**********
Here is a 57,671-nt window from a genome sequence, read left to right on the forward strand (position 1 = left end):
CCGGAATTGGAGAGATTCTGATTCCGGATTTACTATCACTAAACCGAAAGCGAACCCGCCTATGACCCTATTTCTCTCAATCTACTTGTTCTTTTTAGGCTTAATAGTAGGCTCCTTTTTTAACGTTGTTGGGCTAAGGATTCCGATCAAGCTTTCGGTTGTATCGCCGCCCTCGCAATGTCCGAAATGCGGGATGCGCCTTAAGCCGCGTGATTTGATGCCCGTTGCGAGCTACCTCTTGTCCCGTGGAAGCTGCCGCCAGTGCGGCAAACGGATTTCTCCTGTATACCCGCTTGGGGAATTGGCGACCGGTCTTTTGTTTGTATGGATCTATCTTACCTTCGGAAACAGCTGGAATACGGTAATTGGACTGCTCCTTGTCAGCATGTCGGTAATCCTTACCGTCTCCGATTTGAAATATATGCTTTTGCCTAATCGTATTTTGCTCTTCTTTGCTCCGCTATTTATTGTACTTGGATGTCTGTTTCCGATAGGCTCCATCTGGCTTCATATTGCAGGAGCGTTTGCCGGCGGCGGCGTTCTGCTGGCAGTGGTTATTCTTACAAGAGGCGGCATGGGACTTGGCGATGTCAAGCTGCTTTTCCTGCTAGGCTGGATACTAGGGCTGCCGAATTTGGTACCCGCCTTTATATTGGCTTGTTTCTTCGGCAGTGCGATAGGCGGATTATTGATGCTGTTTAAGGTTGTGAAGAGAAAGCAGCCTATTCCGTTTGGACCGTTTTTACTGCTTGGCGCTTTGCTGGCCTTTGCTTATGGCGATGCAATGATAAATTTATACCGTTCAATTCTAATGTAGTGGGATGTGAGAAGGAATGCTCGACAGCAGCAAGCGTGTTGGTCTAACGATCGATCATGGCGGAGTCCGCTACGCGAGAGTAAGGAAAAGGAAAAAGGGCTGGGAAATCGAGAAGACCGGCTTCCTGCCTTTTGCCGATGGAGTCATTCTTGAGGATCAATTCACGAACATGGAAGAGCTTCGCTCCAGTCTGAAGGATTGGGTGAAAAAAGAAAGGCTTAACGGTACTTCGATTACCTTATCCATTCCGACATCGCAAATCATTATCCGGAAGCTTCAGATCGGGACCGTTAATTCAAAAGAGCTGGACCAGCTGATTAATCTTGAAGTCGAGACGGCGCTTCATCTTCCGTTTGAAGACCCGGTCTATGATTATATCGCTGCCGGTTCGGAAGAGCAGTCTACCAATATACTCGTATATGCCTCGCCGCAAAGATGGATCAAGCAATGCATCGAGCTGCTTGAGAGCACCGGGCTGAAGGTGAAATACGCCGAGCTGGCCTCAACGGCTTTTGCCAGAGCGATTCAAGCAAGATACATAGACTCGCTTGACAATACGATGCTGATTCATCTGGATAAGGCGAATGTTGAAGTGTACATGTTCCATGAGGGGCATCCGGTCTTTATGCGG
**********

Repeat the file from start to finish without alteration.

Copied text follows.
Here is a 57,671-nt window from a genome sequence, read left to right on the forward strand (position 1 = left end):
CCGGAATTGGAGAGATTCTGATTCCGGATTTACTATCACTAAACCGAAAGCGAACCCGCCTATGACCCTATTTCTCTCAATCTACTTGTTCTTTTTAGGCTTAATAGTAGGCTCCTTTTTTAACGTTGTTGGGCTAAGGATTCCGATCAAGCTTTCGGTTGTATCGCCGCCCTCGCAATGTCCGAAATGCGGGATGCGCCTTAAGCCGCGTGATTTGATGCCCGTTGCGAGCTACCTCTTGTCCCGTGGAAGCTGCCGCCAGTGCGGCAAACGGATTTCTCCTGTATACCCGCTTGGGGAATTGGCGACCGGTCTTTTGTTTGTATGGATCTATCTTACCTTCGGAAACAGCTGGAATACGGTAATTGGACTGCTCCTTGTCAGCATGTCGGTAATCCTTACCGTCTCCGATTTGAAATATATGCTTTTGCCTAATCGTATTTTGCTCTTCTTTGCTCCGCTATTTATTGTACTTGGATGTCTGTTTCCGATAGGCTCCATCTGGCTTCATATTGCAGGAGCGTTTGCCGGCGGCGGCGTTCTGCTGGCAGTGGTTATTCTTACAAGAGGCGGCATGGGACTTGGCGATGTCAAGCTGCTTTTCCTGCTAGGCTGGATACTAGGGCTGCCGAATTTGGTACCCGCCTTTATATTGGCTTGTTTCTTCGGCAGTGCGATAGGCGGATTATTGATGCTGTTTAAGGTTGTGAAGAGAAAGCAGCCTATTCCGTTTGGACCGTTTTTACTGCTTGGCGCTTTGCTGGCCTTTGCTTATGGCGATGCAATGATAAATTTATACCGTTCAATTCTAATGTAGTGGGATGTGAGAAGGAATGCTCGACAGCAGCAAGCGTGTTGGTCTAACGATCGATCATGGCGGAGTCCGCTACGCGAGAGTAAGGAAAAGGAAAAAGGGCTGGGAAATCGAGAAGACCGGCTTCCTGCCTTTTGCCGATGGAGTCATTCTTGAGGATCAATTCACGAACATGGAAGAGCTTCGCTCCAGTCTGAAGGATTGGGTGAAAAAAGAAAGGCTTAACGGTACTTCGATTACCTTATCCATTCCGACATCGCAAATCATTATCCGGAAGCTTCAGATCGGGACCGTTAATTCAAAAGAGCTGGACCAGCTGATTAATCTTGAAGTCGAGACGGCGCTTCATCTTCCGTTTGAAGACCCGGTCTATGATTATATCGCTGCCGGTTCGGAAGAGCAGTCTACCAATATACTCGTATATGCCTCGCCGCAAAGATGGATCAAGCAATGCATCGAGCTGCTTGAGAGCACCGGGCTGAAGGTGAAATACGCCGAGCTGGCCTCAACGGCTTTTGCCAGAGCGATTCAAGCAAGATACATAGACTCGCTTGACAATACGATGCTGATTCATCTGGATAAGGCGAATGTTGAAGTGTACATGTTCCATGAGGGGCATCCGGTCTTTATGCGG